Exploring the spiritual underpinnings of America’s gun culture
The Florida massacre of 17 students and faculty members at a high school last week has prompted much justifiable outrage. One student, interviewed by the media just before boarding a bus for Tallahassee to lobby legislators for better gun control, was asked what was fueling his motivation. He mentioned two things: the searing memories of what he witnessed in his school, and the overarching issue of the gun culture we live in.
Let’s explore the spiritual underpinnings of our nation’s gun culture. For the sake of full disclosure, I don’t own a gun and I have never known anyone personally who did. Speaking for myself, I can’t imagine firing a gun at another human being and I’m disturbed by how casually many hunters fire them at our animal friends and even kill them for trophies, not to mention poachers who slaughter them for financial gain.
In gun debate, someone always mentions how many responsible gun owners there are. People own them for self- defense. Let’s set aside the Second Amendment and look at this issue through the eyes of sacred traditions. At the heart of all sacred paths is love. This is the energetic fabric that binds the whole human race together. Where is self-defense in the nonviolent philosophy of Gandhi or Martin Luther King Jr.? It lies in insisting on loving my enemy, which eventually wins my enemy over. This love of enemies is, in Gandhi’s writings, the ultimate expression of religious belief. Of course, it also lies at the heart of Christianity in Jesus’ famous Sermon on the Mount: “If you love only those who love you, how are you different from the pagans?”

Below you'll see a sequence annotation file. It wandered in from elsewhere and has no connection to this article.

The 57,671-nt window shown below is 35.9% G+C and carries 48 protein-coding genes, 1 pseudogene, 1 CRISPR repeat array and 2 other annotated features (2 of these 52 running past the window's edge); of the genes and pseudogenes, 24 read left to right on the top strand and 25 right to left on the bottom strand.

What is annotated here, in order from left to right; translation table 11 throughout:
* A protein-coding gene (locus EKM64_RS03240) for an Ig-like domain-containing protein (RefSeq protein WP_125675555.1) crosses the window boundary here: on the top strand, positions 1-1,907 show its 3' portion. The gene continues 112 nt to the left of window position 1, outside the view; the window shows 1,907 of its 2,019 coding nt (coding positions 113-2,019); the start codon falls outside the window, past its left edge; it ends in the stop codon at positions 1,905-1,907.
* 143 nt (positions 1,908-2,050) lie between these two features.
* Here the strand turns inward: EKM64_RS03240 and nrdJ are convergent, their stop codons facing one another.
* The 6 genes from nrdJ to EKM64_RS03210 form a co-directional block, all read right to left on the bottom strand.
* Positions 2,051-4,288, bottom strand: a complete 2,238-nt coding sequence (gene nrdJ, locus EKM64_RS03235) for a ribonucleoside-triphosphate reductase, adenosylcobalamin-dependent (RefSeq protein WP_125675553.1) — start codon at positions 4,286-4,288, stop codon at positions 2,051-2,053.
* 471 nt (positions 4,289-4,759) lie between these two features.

The concept of self-defense developed after Christianity became the religion of the Roman Empire under Constantine. This coincided with Christians having a new vested interest in maintaining the status quo now that all things “Empire” were theirs. They were now encouraged to join in the defense of the Empire and its wealth.
At this juncture then, the simplicity of life preached by all sacred traditions, including Christianity, became polluted by egocentric urgings rooted in greed. This began the decline of truly high character as life became centered around what is “mine.” This devotion to private property above love of my neighbor has resulted over time in the rise of righteous indignation toward one another when what is “mine” is threatened. Add to all this the bounty of riches available in the United States and you have our gun culture.
This has nurtured in the American spirit a fear-based approach to others, and this in turn has stoked the rise of anger toward my neighbor. Property lines, competition, the pursuit of the illusory American Dream have taken us away from our souls. Distance from our souls dances with distance from my neighbor. It’s not long before I feel justified in owning a weapon to defend myself against my neighbor.
A wise sage I once knew said this: “The justice of the kingdom of heaven is not that we each have what is rightfully ours, but that we each prefer that our neighbor has what is rightfully ours.”